Posted On Sunday, June 10, 2012 at 07:57:37 AM
The simple yet profound story of the Warkari sainted trader-merchant Tukaram has always inspired people in several ways but Chandrakant Kulkarni through his new adaptation takes a refreshing, contemporary take on the famous saint. The mild and moderate Tukaram is treated more as a social reformer than the famous saint he is more popularly known to be — thus the title Tukaram unlike the classic Sant Tukaram.
The power and tragedy of the inspired saviour of the down-trodden — a side not known to many — has been an impressive part of history for 400 years which has come to life on screen. The difference in depiction is stark and straightforward transforming the new cinematic ouevre into a largely placid yet dramatic work which journeys through the life of Tukaram Bolhoba Ambile as an inquisitive, intelligent child to Tukaram Bolhoba Ambile as the shrewd, able trader-merchant to eventually evolving as the revered Tukoba, the saint whose Gaatha are recited 400 years down today.
The film begins with the young Tuka hugging the deity of Vithoba and talking familiarly with the deity like a friend. This metaphor remains throughout the film — for Tukaram, Vithoba was essentially his friend first and foremost. It’s Dehu in the 15th Century, and the village like other parts of the country is divided and ruled by high caste Brahmins and caste-ism.
Young Tuka is the son of a wealthy Warkari trader Bolhoba Ambile (Sharad Ponkshe) who is forced to look after his father’s expanding business when his elder brother, the spiritual Savji (Vrushasen Dabholkar) who has preferred to withdraw from business and familial duties. Under him the business flourishes so does he as a family man with his two wives — the asthmatic Rakhma (Veena Jamkar) who persuades him to take a second wife Aavli (Radhika Apte) due to her ill-health and the painful fact that she cannot beget a child.
All is well till a long-ending famine strikes the village wiping him off his family and his wealth. Yet the generous Tukaram throws open his storehouse of grains to the starving villagers who leave him with virtually nothing. Bereft of all his worldly possessions and his beloved Rakhma who eventually dies of starvation, for Tukaram it is an epiphanic moment when he realises that wealth, fame and relationships are transient and he turns to Vithoba again.
Through Vithoba and the cruel famine, he has received his mission in life: to seek salvation by helping others. But his intrepid wife Aavli does not allow him to escape into the spiritual path reminding him harshly that he cannot give up on his worldly duties as a father and bread winner of the family. The wise Tukaram gives up the money lending business to his younger brother Kanha (Vikas Patil) and becomes a small-time farmer but continues with his path of devotion.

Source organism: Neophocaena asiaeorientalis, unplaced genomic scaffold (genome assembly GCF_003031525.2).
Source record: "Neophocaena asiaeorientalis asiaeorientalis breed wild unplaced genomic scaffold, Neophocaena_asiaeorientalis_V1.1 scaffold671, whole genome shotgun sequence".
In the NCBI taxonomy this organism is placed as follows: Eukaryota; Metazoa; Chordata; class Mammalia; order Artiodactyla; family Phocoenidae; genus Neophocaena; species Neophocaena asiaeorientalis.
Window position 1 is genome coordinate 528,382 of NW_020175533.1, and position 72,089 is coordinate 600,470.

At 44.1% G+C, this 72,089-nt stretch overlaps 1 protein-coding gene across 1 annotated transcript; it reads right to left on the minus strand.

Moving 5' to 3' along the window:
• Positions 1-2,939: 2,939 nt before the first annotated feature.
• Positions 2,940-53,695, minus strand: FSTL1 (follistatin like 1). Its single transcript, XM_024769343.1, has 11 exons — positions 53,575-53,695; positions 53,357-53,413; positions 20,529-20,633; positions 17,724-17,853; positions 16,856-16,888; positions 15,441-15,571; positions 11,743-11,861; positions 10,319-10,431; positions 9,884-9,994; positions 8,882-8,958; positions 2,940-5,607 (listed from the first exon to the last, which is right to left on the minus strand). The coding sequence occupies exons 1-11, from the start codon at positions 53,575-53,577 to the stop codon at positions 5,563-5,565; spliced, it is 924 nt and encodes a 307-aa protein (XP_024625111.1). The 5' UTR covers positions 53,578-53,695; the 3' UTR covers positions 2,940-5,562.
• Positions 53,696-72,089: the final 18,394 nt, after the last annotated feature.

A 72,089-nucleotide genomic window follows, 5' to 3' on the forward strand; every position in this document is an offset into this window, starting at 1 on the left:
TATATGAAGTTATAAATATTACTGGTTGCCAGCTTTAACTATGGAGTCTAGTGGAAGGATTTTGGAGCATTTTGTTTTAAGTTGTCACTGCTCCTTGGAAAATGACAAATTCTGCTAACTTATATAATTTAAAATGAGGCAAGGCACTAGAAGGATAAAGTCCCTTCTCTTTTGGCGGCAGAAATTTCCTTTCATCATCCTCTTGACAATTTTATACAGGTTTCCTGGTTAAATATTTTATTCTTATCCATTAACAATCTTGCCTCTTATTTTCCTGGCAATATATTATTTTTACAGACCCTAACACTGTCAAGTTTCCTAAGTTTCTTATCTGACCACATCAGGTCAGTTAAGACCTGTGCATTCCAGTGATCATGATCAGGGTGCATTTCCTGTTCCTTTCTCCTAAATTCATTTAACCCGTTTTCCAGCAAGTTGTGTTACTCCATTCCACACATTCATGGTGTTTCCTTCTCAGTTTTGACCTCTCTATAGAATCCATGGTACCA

By giving his people the confidence to follow the devotional path even as they live their worldly lives, the quiet, resolute Tukaram earns the wrath of the high caste priests, and clashes frequently with Mambaji Gosavi (Yatin Karyekar), the head of the Hindu monastery in Dehu and eventually to save his family from further social ostracism, he is forced to immerse his Gaathas into the flowing waters of the river Indrayani....
Kulkarni’s film is incisive and almost barb-filled study of the noble saint who has been shown in a differently appealing light altogether. That is the high point of this film. His Tukaram is sharp, able, and compassionate enough to realise the ways of the world and wants to show people the same.
If he is kind and generous to the oppressed, he is openly contemptuous of the pompous high priests who are no better than merchants selling religion and God for their personal, self-gratifying purposes. There are flashes of a genuinely pious man in Kulkarni’s portrayal of Tukaram; he is a thoughtful and dedicated prelate anxious to see justice done in society.
And it is a relief to see Jitendra Joshi, breaking away from his usual drab, comic gaffes, giving this once-in-a lifetime role the dignity and depth it deserves. Credit Joshi with courage to take up the title role of a long, difficult and complex role of the trader-saint that will be intuitively compared to Vishnupant Pagnis’ in the 1936 classic who was revered even off-screen!
Performances of all the principal characters are remarkable be it Pratiksha Lonkar as Tuka’s elegantly dignified mother Kanakaae or Sharad Ponkshe as the shrewd business man with the Warkari spirit or Radhika Apte as the fiery wife who plays the part of the exasperated shrew, the jealous lover and the desperate mother with delicious aplomb.
Ravindra Mankani and Madhav Abhyankar are in memorable cameos and it takes the caricatured-over-the-top bravado of Yatin Karekar to make us believe that he is the wily, egotistic Mambaji Gosavi. All leave a comparatively strong impression on the audience in their relatively brief passages across the screen.
The cinematography is detailed and breathtaking. A solitary, struggling sapling, desperately trying to climb out of the dry, cracked, famished earth is not just a famine scene but also is that symbol of hope and survival which sustains Tukaram in his journey of truth and devotion and is the pivotal turning point in his life turning him from a sharp trader-moneylender to a saint-poet and a man of the masses.
The narrative is simple and gentle, like the flowing Indrayani river in the film, taking its due course and episodic in style. Humour is garnished generously giving the film several light moments especially the scenes between Tukaram and Aavli where he teases her tongue-in-cheek yet mouthing pearls of wisdom.